Review: No One Knows About Persian Cats
Film Explores the Underground Iranian Music Scene
In Iran, rock music has been illegal to own and to perform for some three decades. But the new film “No One Knows About Persian Cats” (opening May 7 at Reading's Gaslamp Stadium 15) explores the music underground in contemporary Iran. You can listen to my review and hear some selections of Iranian music.
Iranian filmmaker Bahman Ghobadi ("Turtles Can Fly," "A Time for Drunken Horses") knows what it’s like to deal with censorship and government authorities. Maybe that’s why he’s turned a sympathetic camera on the struggles of musicians in his homeland. His new film “No One Knows About Persian Cats” explores the music scene in contemporary Iran.
In a studio, an engineer explains that the musician he’s recording would like to make a film about underground Iranian music. When asked if the film will employ professional actors, the answer is no. This sets up the kind of self-reflexive cinema that Iran is known for – it’s not quite fiction and not quite documentary, but it’s very conscious of the filmmaking process and how it presents information to the viewer.
The two leads in “No One Knows About Persian Cats,” are Negar Shaghaghi and Ashkan Koshanejad, a pair of non-actors. The young couple attempts to purchase passports and visas in order to travel abroad. They also take us through the underground music scene where a rehearsal can be dangerous. When a doorbell rings, the person arriving could be another musician or a cop coming to arrest everyone. One of the pleasures of the film is how it mixes East and West. On a certain level the story is not much different from the old Mickey Rooney-Judy Garland MGM musicals. So we get the Hollywood cliché of “hey kids let’s put on the show” but with political realities of Iran today.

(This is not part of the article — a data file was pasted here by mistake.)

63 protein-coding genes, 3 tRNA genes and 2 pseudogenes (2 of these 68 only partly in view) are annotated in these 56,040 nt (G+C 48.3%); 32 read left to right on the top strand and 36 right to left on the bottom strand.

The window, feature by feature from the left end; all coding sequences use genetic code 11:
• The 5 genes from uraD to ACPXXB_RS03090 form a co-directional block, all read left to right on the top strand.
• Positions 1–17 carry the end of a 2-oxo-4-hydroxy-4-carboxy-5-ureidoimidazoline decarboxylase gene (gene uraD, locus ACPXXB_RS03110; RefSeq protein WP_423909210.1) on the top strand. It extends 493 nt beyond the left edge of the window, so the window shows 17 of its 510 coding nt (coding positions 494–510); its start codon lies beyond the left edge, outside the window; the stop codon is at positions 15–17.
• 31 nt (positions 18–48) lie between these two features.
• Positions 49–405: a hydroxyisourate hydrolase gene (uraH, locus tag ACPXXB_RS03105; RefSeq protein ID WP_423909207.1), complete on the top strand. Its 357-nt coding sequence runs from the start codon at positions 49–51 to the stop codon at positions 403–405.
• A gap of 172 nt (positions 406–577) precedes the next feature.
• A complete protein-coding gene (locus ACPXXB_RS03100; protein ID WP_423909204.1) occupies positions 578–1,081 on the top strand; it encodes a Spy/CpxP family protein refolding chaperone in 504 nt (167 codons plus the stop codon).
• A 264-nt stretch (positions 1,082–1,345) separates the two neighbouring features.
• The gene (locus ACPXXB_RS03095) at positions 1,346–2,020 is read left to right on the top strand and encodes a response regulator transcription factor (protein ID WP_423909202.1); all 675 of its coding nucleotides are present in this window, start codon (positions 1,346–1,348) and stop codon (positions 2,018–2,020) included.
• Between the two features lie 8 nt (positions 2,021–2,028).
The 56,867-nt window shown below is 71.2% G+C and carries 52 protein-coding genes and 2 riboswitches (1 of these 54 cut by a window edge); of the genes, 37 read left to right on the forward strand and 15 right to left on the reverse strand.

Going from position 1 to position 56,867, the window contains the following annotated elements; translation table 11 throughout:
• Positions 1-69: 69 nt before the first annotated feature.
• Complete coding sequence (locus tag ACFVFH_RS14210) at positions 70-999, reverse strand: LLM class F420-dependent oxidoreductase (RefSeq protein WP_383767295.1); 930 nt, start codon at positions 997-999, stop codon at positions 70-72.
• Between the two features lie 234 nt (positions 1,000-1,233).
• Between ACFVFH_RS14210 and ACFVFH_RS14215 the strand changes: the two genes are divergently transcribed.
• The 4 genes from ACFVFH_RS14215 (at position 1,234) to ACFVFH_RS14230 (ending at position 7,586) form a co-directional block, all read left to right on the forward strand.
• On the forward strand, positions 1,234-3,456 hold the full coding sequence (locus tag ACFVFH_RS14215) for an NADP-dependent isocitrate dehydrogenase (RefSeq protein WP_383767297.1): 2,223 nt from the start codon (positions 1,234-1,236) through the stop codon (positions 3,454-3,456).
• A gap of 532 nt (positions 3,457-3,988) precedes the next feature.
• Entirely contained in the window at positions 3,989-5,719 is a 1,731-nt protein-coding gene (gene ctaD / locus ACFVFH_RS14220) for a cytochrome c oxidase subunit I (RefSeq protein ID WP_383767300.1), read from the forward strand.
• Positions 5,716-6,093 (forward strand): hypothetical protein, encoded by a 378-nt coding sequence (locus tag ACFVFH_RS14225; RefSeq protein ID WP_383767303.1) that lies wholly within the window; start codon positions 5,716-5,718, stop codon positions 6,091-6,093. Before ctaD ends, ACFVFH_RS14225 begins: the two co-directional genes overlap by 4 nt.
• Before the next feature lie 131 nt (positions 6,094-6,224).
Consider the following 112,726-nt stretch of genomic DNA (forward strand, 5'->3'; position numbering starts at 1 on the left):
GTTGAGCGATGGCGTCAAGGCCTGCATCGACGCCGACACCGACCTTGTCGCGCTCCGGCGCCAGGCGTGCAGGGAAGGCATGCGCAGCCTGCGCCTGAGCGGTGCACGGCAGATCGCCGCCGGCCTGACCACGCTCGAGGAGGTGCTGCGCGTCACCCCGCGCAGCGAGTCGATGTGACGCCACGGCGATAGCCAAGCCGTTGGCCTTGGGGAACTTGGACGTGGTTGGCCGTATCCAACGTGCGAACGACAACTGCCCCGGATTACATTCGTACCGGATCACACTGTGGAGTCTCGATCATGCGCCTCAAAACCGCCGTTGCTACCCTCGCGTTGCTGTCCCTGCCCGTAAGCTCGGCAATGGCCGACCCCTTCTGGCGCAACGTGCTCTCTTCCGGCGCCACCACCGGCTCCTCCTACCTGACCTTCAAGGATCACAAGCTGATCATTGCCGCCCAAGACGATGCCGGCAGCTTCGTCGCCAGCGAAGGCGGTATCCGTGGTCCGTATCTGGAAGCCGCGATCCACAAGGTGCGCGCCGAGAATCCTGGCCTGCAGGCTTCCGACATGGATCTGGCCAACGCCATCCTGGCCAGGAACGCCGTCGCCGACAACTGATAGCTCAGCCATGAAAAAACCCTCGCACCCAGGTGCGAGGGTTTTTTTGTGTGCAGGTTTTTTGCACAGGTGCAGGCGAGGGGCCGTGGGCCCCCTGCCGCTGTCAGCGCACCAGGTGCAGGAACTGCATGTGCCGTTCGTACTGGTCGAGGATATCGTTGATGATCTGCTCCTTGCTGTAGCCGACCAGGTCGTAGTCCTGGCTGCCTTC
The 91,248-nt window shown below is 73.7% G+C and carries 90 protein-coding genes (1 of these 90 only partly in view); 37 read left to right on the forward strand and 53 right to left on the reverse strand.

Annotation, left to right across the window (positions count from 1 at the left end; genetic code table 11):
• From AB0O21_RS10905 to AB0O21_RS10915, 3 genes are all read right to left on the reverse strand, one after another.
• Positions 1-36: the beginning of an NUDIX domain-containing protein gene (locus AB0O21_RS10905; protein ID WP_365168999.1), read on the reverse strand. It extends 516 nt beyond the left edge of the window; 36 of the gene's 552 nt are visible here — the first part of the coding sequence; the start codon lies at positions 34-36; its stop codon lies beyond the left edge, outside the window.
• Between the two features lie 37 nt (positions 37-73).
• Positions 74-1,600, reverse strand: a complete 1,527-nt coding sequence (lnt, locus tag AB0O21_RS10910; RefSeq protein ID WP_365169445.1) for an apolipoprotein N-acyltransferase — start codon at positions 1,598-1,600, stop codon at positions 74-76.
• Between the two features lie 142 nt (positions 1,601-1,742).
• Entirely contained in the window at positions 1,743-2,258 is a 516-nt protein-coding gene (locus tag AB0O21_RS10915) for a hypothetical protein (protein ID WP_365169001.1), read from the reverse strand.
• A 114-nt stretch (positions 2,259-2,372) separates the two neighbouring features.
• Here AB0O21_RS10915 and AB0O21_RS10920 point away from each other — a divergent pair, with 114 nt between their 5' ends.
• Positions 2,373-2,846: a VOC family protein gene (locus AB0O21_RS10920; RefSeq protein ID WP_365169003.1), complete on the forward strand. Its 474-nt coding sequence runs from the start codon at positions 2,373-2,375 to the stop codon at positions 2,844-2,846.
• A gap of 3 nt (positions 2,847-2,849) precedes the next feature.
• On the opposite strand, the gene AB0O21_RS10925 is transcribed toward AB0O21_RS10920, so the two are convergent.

We see how Western pop culture pervades the country despite attempts to keep it out. Take a fast-talking promoter. Images of Brando adorn his room and he has pet birds named Rhett Butler, Scarlett O’Hara, and Monica Bellucci. He assesses the music scene in Iran at about 300 indie groups, 2000 pop combo bands, and three generations of banned female singers. And then there's a band that has a Beatles poster up on its wall. And just as the Beatles improvised a performance out in a field in the movie "Help!" an Iranian heavy metal band provides us with a jam session in a cowshed. The cows moo and look sadly at the camera as the band rocks out. The farmer complains that the cattle now refuse to eat. These scenes show the resourcefulness of the musicians who have to dodge authorities to perform wherever and whenever they can. Their lyrics plead for fences – both real and imaginary – be torn down.
But it’s all the obstacles that prompt Negar and Ashkan to seek flight from their homeland. This raises a key question in the film. Should an artist stay and fight a repressive regime or flee to create art without restriction? One rapper says he won’t leave because what he has to say is for "the heart of the city."
In real life, filmmaker Bahman Ghobadi has expressed a desire to leave his country but he doesn’t let that color the film. Both sides in the debate make their case, and we see the challenges each one faces.
As the young couple travels through the city, we get to hear a variety of musical genres from heavy metal and blues to hip-hop and a kind of jazz fusion. And each time we break for a song, Ghobadi serves up a music video focused on a different aspect of Iranian life. To a jazzy beat we get a breathless montage of youth invoking the spirit of the French New Wave. But another song -- this one with an elegant female voice -- provides an excuse to examine women in Iranian culture.
As with such films as "Beijing Bastards" and “Afghan Star,” “Persian Cats” uses music as a means of exploring a repressive society. And that should resonate well for audiences who have been treated to a number of films about Western resistance to rock and roll. Last year’s “Pirate Radio” showed how the British government tried -- and pathetically failed -- to ban rock music from the airwaves in the 1960s. So the combination of youth and music has spelled danger and rebellion to a wide array of governments.
“No One Knows About Persian Cats” (unrated and in Farsi with English subtitles) is a lively, documentary style film that provides a window on contemporary Iran. And from this vantage point we can see both how we are different and how we are very much the same.
Companion viewing: "Sounds of Silence," "Afghan Star," "Beijing Bastards"